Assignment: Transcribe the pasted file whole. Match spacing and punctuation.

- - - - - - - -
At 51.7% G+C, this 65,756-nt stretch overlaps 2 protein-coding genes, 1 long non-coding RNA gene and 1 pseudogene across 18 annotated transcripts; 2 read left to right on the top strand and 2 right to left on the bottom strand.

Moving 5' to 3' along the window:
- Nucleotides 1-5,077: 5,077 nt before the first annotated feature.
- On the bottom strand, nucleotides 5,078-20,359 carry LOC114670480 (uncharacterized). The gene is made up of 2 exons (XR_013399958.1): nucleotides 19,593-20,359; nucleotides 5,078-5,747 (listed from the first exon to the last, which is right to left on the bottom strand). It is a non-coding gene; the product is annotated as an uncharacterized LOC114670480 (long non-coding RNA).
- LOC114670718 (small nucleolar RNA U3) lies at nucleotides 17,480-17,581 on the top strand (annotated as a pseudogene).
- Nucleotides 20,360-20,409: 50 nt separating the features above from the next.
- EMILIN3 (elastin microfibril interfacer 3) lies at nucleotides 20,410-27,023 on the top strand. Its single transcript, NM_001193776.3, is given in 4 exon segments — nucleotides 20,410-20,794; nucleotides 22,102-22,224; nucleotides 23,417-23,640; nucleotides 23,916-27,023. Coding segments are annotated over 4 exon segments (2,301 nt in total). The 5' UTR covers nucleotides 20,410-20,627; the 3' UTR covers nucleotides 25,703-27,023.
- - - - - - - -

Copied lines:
At 51.7% G+C, this 65,756-nt stretch overlaps 2 protein-coding genes, 1 long non-coding RNA gene and 1 pseudogene across 18 annotated transcripts; 2 read left to right on the top strand and 2 right to left on the bottom strand.

Moving 5' to 3' along the window:
- Nucleotides 1-5,077: 5,077 nt before the first annotated feature.
- On the bottom strand, nucleotides 5,078-20,359 carry LOC114670480 (uncharacterized). The gene is made up of 2 exons (XR_013399958.1): nucleotides 19,593-20,359; nucleotides 5,078-5,747 (listed from the first exon to the last, which is right to left on the bottom strand). It is a non-coding gene; the product is annotated as an uncharacterized LOC114670480 (long non-coding RNA).
- LOC114670718 (small nucleolar RNA U3) lies at nucleotides 17,480-17,581 on the top strand (annotated as a pseudogene).
- Nucleotides 20,360-20,409: 50 nt separating the features above from the next.
- EMILIN3 (elastin microfibril interfacer 3) lies at nucleotides 20,410-27,023 on the top strand. Its single transcript, NM_001193776.3, is given in 4 exon segments — nucleotides 20,410-20,794; nucleotides 22,102-22,224; nucleotides 23,417-23,640; nucleotides 23,916-27,023. Coding segments are annotated over 4 exon segments (2,301 nt in total). The 5' UTR covers nucleotides 20,410-20,627; the 3' UTR covers nucleotides 25,703-27,023.